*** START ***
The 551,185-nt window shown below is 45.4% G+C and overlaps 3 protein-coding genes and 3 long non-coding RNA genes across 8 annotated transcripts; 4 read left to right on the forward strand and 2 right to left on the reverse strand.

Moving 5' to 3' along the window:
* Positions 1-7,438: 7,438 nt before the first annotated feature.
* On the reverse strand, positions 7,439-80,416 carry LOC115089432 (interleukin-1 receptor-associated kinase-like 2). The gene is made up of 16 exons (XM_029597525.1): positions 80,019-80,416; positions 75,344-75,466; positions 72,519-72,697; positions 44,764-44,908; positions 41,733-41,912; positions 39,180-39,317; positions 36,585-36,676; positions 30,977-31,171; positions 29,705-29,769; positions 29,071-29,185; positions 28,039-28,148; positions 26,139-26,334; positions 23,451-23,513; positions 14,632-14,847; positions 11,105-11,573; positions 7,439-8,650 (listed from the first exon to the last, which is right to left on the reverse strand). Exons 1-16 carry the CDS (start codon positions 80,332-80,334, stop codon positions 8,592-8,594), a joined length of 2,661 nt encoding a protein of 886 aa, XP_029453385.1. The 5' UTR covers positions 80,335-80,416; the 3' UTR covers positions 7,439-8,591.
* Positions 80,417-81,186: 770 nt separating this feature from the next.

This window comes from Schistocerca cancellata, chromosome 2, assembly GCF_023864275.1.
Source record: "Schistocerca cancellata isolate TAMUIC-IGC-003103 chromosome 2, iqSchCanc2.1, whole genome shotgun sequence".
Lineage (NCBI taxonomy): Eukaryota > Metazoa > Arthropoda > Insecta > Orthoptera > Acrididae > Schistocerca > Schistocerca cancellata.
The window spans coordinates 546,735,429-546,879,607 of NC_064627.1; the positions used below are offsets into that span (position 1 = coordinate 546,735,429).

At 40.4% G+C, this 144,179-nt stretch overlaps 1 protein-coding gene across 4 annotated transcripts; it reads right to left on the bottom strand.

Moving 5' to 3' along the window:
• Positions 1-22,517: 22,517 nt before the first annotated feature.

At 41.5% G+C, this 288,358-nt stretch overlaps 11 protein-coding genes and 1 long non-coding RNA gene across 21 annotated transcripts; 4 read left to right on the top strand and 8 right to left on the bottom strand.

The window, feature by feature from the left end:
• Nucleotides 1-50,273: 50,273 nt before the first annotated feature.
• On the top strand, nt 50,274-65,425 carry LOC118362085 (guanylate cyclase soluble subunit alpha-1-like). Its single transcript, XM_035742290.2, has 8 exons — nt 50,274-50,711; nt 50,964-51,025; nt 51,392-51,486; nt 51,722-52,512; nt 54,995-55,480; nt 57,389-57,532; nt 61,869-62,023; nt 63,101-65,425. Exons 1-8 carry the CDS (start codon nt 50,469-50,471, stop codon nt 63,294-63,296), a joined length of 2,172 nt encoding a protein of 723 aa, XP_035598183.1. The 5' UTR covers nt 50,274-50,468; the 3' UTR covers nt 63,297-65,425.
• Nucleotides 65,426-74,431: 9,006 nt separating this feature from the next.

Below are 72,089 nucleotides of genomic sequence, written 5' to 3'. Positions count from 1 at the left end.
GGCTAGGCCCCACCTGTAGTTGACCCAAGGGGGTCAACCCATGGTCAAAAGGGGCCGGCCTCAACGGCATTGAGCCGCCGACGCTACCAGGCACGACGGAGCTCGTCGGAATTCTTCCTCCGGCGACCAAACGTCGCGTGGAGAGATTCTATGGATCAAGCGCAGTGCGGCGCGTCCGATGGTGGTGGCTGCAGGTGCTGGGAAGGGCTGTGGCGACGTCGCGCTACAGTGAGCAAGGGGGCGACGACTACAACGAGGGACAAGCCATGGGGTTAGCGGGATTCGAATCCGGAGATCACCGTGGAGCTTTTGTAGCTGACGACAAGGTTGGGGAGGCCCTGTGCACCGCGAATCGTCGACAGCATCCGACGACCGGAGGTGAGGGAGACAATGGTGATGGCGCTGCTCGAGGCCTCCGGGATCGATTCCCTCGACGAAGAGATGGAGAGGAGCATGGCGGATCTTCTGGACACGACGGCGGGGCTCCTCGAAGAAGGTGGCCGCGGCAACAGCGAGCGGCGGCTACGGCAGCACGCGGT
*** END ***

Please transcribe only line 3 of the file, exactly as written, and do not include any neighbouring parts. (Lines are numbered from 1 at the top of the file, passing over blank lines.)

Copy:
* Positions 1-7,438: 7,438 nt before the first annotated feature.